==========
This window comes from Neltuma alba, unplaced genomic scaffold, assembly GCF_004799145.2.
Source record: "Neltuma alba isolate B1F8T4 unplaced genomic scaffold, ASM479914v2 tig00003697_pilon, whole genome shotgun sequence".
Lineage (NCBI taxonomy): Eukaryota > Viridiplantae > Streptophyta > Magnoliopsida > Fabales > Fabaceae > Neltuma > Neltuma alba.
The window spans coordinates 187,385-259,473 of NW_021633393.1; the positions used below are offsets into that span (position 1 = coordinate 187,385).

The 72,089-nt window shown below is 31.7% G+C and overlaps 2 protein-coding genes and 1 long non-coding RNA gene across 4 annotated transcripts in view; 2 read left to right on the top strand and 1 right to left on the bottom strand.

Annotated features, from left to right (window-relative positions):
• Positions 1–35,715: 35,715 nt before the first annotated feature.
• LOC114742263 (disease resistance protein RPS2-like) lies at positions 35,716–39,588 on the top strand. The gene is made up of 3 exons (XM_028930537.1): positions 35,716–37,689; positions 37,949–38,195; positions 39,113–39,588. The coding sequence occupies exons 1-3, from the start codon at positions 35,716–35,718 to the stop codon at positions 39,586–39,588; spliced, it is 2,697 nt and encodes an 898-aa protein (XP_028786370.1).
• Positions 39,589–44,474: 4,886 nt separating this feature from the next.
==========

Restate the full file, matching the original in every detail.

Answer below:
This window comes from Neltuma alba, unplaced genomic scaffold, assembly GCF_004799145.2.
Source record: "Neltuma alba isolate B1F8T4 unplaced genomic scaffold, ASM479914v2 tig00003697_pilon, whole genome shotgun sequence".
Lineage (NCBI taxonomy): Eukaryota > Viridiplantae > Streptophyta > Magnoliopsida > Fabales > Fabaceae > Neltuma > Neltuma alba.
The window spans coordinates 187,385-259,473 of NW_021633393.1; the positions used below are offsets into that span (position 1 = coordinate 187,385).

The 72,089-nt window shown below is 31.7% G+C and overlaps 2 protein-coding genes and 1 long non-coding RNA gene across 4 annotated transcripts in view; 2 read left to right on the top strand and 1 right to left on the bottom strand.

Annotated features, from left to right (window-relative positions):
• Positions 1–35,715: 35,715 nt before the first annotated feature.
• LOC114742263 (disease resistance protein RPS2-like) lies at positions 35,716–39,588 on the top strand. The gene is made up of 3 exons (XM_028930537.1): positions 35,716–37,689; positions 37,949–38,195; positions 39,113–39,588. The coding sequence occupies exons 1-3, from the start codon at positions 35,716–35,718 to the stop codon at positions 39,586–39,588; spliced, it is 2,697 nt and encodes an 898-aa protein (XP_028786370.1).
• Positions 39,589–44,474: 4,886 nt separating this feature from the next.